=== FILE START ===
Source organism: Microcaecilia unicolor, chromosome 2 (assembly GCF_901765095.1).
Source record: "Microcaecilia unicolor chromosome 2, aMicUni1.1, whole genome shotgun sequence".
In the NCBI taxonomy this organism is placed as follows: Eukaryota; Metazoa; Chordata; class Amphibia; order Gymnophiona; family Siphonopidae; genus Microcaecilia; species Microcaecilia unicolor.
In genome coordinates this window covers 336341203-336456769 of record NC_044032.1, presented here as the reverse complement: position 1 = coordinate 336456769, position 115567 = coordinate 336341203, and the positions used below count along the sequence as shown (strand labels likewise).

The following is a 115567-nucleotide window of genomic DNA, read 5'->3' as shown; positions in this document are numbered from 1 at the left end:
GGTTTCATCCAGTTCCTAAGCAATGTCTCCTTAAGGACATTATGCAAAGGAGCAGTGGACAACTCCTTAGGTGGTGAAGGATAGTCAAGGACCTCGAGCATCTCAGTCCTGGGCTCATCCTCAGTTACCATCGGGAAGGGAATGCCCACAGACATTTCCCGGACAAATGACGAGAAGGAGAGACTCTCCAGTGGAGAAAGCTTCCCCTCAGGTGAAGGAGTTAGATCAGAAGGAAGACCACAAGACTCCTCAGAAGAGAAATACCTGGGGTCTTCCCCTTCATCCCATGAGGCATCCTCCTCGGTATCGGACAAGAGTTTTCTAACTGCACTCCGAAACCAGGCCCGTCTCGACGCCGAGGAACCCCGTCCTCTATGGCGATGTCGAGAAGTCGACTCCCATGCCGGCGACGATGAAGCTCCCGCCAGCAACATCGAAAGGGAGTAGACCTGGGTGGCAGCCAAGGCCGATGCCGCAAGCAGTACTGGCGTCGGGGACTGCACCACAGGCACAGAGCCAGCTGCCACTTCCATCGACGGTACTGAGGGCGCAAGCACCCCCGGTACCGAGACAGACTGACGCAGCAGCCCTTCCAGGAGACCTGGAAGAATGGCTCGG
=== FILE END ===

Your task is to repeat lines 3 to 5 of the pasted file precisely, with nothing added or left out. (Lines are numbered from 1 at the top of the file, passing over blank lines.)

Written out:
In the NCBI taxonomy this organism is placed as follows: Eukaryota; Metazoa; Chordata; class Amphibia; order Gymnophiona; family Siphonopidae; genus Microcaecilia; species Microcaecilia unicolor.
In genome coordinates this window covers 336341203-336456769 of record NC_044032.1, presented here as the reverse complement: position 1 = coordinate 336456769, position 115567 = coordinate 336341203, and the positions used below count along the sequence as shown (strand labels likewise).

The following is a 115567-nucleotide window of genomic DNA, read 5'->3' as shown; positions in this document are numbered from 1 at the left end: